A team led by a physician-scientist at the University of Southern California (USC) has created an experimental drug that reduces brain damage and improves motor skills among stroke-afflicted rodents when given with federally approved clot-busting therapy.
Clinical trials to test the safety of the drug in people are expected to start later this summer.
Stroke, which occurs when blood flow to a part of the brain stops, is the No. 4 cause of death and the leading cause of adult disability in the United States. According to the American Stroke Association, the Food and Drug Administration-approved tPA (tissue plasminogen activator) is the best treatment for stroke caused by a blocked artery, but to be effective, it must be administered within three hours after symptoms start. If given outside that three-hour window, tPA has shown serious side effects in animal and human brains, including bleeding and breakdown of the brain’s protective barrier.
Generally, according to the American Stroke Association, only 3 to 5 percent of those who suffer a stroke reach the hospital in time to be considered for tPA treatment.
“What tPA does best is to break down clots in the blood vessel and restore blood flow, but it is a powerful enzyme,” said Berislav V. Zlokovic, M.D., Ph.D., director of the Zilkha Neurogenetic Institute at the Keck School of Medicine of USC and the study’s lead investigator. “After three hours, tPA also damages the blood vessel and causes intracerebral bleeding. We have developed something that not only counteracts the bleeding but also reduces brain damage and significantly improves behavior after stroke. I feel very strongly that this approach will extend the therapeutic window for tPA.”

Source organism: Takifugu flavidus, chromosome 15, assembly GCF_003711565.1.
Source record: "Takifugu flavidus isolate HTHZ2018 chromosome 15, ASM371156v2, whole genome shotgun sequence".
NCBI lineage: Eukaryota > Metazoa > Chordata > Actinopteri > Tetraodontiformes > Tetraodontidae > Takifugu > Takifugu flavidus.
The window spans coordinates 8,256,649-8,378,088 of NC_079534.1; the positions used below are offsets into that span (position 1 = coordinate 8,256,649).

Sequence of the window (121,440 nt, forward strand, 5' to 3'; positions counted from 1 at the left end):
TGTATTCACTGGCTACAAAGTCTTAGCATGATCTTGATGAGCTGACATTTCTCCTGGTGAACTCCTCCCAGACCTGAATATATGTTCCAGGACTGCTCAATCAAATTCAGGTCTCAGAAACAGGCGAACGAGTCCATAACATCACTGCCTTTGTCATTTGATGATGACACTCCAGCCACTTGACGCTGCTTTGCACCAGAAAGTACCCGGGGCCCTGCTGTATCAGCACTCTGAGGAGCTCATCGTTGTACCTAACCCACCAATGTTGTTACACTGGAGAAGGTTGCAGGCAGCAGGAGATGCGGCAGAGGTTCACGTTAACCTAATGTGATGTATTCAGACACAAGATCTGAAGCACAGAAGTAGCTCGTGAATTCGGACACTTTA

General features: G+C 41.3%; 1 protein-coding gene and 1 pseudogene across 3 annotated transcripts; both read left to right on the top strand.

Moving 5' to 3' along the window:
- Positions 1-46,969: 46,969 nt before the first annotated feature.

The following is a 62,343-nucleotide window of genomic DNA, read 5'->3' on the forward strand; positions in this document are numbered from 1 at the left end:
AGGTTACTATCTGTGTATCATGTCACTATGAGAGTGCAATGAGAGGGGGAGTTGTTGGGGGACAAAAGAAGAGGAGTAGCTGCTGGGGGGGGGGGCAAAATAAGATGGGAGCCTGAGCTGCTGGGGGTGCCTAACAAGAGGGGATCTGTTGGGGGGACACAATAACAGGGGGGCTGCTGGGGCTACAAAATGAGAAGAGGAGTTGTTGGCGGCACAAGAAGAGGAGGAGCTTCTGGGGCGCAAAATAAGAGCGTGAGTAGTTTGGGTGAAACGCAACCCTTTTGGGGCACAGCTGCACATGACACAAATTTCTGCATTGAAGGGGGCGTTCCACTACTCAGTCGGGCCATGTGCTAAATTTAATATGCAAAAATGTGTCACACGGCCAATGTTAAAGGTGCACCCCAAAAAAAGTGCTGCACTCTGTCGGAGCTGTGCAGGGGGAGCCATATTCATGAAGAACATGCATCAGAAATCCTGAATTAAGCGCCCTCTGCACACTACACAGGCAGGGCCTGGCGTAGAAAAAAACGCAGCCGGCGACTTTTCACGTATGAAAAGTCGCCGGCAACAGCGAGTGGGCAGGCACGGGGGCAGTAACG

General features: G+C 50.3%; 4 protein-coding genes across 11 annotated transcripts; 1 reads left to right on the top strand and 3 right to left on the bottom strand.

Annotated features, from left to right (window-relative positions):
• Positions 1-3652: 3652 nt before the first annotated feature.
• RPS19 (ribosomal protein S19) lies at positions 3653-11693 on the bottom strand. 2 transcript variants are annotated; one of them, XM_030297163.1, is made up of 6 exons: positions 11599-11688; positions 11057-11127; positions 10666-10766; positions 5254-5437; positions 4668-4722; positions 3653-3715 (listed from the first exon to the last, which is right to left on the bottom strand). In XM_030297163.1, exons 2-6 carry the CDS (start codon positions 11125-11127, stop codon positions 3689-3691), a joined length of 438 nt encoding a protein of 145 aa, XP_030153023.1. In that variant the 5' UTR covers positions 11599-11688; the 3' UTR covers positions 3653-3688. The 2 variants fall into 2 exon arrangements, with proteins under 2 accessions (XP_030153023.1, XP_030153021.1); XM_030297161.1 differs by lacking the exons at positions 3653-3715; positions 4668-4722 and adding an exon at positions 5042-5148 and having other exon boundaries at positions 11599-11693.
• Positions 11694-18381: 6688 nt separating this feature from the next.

Zlokovic is the scientific founder of ZZ Biotech, a Houston-based biotechnology company he co-founded with USC benefactor Selim Zilkha to develop biological treatments for stroke and other neurological ailments. The company’s 3K3A-APC is a genetically engineered variant of the naturally occurring activated protein C (APC), which plays a role in the regulation of blood clotting and inflammation. APC has cell-protecting, anti-inflammatory and anti-coagulant properties; 3K3A-APC has reduced anti-coagulant ability, which minimizes the risk of bleeding induced by normal APC. The protective effect of 3K3A-APC on the lining of blood vessels in the brain further helps prevent bleeding caused by tPA.
In collaboration with the University of Rochester Medical Center, Henry Ford Health Sciences Center, University of Arizona College of Medicine and The Scripps Research Institute, Zlokovic and his team gave tPA — alone and in combination with 3K3A-APC — to mice and rats four hours after stroke. They also gave 3K3A-APC for three consecutive days after stroke. They measured the amount of brain damage, bleeding and motor ability of the rodents up to seven days afterward.
The researchers found that, under those conditions, tPA therapy alone caused bleeding in the brain and did not reduce brain damage or improve motor ability when compared to the control. The combination of tPA and 3K3A-APC, however, reduced brain damage by more than half, eliminated tPA-induced bleeding and significantly improved motor ability.
“Dr. Zlokovic’s study really demonstrates the promise of the drug and we are eager to show the same results in human clinical trials,” said Kent Pryor, Ph.D., M.B.A., ZZ Biotech’s chief operating officer.
Previous research suggests that the experimental drug may also protect against other neurological maladies such as amyotrophic lateral sclerosis and traumatic brain injury as a standalone therapy.
“We are encouraged by these results,” said Joe Romano, CEO and president of ZZ Biotech. “In terms of improving treatment for stroke and other neurological diseases, this could be really exciting.”